Thus, this blade 110 of the first type has a plurality of rims 128 (specifically two rims 1281 and 1282) extending between the leading edge 120 and the trailing edge 122 and parallel to each other, forming wipers that extend in the longitudinal direction and that are spaced apart from each other.

FIG. 2 is a perspective view showing an example of a rotor blade 210 of the second type, in particular a conventional hollow blade for a gas turbine. Cooling air (not shown) flows inside the blade from the bottom of the root 212 of the blade in a radial direction (vertical) towards the free end 214 of the blade (at the top of FIG. 2), and then said cooling air escapes through an outlet to exhaust into the main gas flow.

In particular, as can be seen from FIGS. 5 to 10, the cooling air flows along an internal cooling passage 224 situated inside the blade 210 and that terminates at the free end 214 of the blade in through holes 215.

The body of the blade has an airfoil shape so as to define a pressure-side wall 216 (to the left in all of the figures) and a suction-side wall 218 (to the right in all of the figures). The pressure-side wall 216 presents a generally concave shape and is the first face to encounter the hot gas flow, i.e. it is on the gas pressure side, while the suction-side shape 218 is convex and meets the hot gas flow subsequently, i.e. it is on the gas suction side.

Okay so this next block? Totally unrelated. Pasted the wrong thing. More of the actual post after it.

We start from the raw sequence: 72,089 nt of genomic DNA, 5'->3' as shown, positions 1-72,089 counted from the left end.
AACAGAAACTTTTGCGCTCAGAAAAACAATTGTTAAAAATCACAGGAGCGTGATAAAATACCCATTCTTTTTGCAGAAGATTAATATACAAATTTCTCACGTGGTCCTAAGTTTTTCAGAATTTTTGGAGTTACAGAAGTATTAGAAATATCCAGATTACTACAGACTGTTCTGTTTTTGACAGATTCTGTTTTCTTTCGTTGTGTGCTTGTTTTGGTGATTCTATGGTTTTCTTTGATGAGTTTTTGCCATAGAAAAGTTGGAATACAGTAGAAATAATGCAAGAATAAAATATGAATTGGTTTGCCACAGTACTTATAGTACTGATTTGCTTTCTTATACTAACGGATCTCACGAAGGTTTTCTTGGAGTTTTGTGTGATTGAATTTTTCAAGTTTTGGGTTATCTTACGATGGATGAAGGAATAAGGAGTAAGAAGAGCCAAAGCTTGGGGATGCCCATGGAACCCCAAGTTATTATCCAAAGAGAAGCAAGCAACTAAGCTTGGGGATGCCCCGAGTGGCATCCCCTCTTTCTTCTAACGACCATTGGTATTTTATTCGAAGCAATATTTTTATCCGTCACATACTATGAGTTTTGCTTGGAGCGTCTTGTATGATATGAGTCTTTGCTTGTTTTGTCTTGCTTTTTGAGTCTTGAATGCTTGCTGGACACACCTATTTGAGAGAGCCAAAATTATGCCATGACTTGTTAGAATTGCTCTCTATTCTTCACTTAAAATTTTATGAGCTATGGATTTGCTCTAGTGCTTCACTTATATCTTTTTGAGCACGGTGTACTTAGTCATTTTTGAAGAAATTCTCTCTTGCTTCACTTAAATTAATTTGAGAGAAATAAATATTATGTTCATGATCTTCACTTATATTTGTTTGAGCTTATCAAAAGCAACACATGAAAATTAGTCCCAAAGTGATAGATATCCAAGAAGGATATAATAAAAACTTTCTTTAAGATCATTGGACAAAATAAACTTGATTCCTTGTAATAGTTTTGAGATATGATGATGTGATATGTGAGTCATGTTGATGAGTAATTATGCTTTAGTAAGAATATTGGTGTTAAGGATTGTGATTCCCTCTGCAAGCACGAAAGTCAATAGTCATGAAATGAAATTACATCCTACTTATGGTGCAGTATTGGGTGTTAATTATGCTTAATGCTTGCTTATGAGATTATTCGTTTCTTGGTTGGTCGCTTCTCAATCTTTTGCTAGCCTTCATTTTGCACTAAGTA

The pressure-side and suction-side walls 216 and 218 meet at the location of a leading edge 220 and at the location of a trailing edge 222 that extend radially between the free end 214 of the blade and the top of the blade root 212.

As can be seen in the enlarged views of FIGS. 3, 5, and 6, at the free end 214 of the blade, the internal cooling passage 224 is defined by an end wall 226 that extends over the entire free end 214 of the blade, between the pressure-side wall 216 and the suction-side wall 218, from the leading edge 220 to the trailing edge 222.

At the free end 214 of the blade, the pressure-side and suction-side walls 216 and 218 form the rim 228 of a “bathtub” or cavity 230 that is open facing away from the internal cooling passage 224, i.e. radially outwards (towards the top in all of the figures).

The through holes 215 pass through the entire thickness of the end wall 226 and put the open cavity 230 into communication with the internal cooling passage 224.

The rim 228 is made up of a suction-side rim 2281 and a pressure-side rim 2282 respectively extending the suction-side wall 218 and the pressure-side wall 216 radially outwards (towards the top in all of the figures) beyond the end wall 226 as far as the free end 214 of the blade.

The rim 228 thus forms a thin wall along the outline of the blade serving to protect the free end 214 of the blade 210, and in particular to protect its end wall 226, from coming into contact with the facing annular surface of the stator, e.g. of the turbine casing.

As can be seen more precisely from the section view in FIG. 6, inclined cooling channels 232 pass through the pressure-side wall 216 so as to connect the internal cooling passage 224 to the outside face of the pressure-side wall 216, beneath the outside face of the pressure-side rim 2282.

These cooling channels 232 are inclined so as to open out towards the top of the pressure-side rim 2282 so as to cool said top as much as possible (arrow 33 in FIG. 6), all along the pressure-side wall 16, or more precisely all along the outside face of the pressure-side rim 2282.